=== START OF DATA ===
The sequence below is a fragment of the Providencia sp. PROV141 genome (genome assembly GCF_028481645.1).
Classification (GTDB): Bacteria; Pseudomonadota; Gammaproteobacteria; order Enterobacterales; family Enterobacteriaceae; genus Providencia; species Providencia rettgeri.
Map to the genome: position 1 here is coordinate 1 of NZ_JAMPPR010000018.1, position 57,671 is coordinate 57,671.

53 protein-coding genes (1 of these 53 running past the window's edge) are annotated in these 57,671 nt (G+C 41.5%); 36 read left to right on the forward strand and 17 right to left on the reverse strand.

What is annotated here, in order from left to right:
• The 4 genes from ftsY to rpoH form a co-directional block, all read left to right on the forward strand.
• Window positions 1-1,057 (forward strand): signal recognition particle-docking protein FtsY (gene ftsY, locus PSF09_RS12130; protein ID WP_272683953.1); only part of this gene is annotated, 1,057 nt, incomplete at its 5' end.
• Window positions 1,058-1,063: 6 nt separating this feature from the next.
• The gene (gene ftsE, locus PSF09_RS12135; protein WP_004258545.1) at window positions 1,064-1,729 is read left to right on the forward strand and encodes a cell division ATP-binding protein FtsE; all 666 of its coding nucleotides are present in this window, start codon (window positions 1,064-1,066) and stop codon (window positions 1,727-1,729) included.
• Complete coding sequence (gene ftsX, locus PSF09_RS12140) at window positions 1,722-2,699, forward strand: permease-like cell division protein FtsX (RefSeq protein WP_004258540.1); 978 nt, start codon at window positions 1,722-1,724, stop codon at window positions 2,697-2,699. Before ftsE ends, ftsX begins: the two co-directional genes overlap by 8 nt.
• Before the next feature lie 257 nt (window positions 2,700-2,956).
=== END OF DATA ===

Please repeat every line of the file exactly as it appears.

The sequence below is a fragment of the Providencia sp. PROV141 genome (genome assembly GCF_028481645.1).
Classification (GTDB): Bacteria; Pseudomonadota; Gammaproteobacteria; order Enterobacterales; family Enterobacteriaceae; genus Providencia; species Providencia rettgeri.
Map to the genome: position 1 here is coordinate 1 of NZ_JAMPPR010000018.1, position 57,671 is coordinate 57,671.

53 protein-coding genes (1 of these 53 running past the window's edge) are annotated in these 57,671 nt (G+C 41.5%); 36 read left to right on the forward strand and 17 right to left on the reverse strand.

What is annotated here, in order from left to right:
• The 4 genes from ftsY to rpoH form a co-directional block, all read left to right on the forward strand.
• Window positions 1-1,057 (forward strand): signal recognition particle-docking protein FtsY (gene ftsY, locus PSF09_RS12130; protein ID WP_272683953.1); only part of this gene is annotated, 1,057 nt, incomplete at its 5' end.
• Window positions 1,058-1,063: 6 nt separating this feature from the next.
• The gene (gene ftsE, locus PSF09_RS12135; protein WP_004258545.1) at window positions 1,064-1,729 is read left to right on the forward strand and encodes a cell division ATP-binding protein FtsE; all 666 of its coding nucleotides are present in this window, start codon (window positions 1,064-1,066) and stop codon (window positions 1,727-1,729) included.
• Complete coding sequence (gene ftsX, locus PSF09_RS12140) at window positions 1,722-2,699, forward strand: permease-like cell division protein FtsX (RefSeq protein WP_004258540.1); 978 nt, start codon at window positions 1,722-1,724, stop codon at window positions 2,697-2,699. Before ftsE ends, ftsX begins: the two co-directional genes overlap by 8 nt.
• Before the next feature lie 257 nt (window positions 2,700-2,956).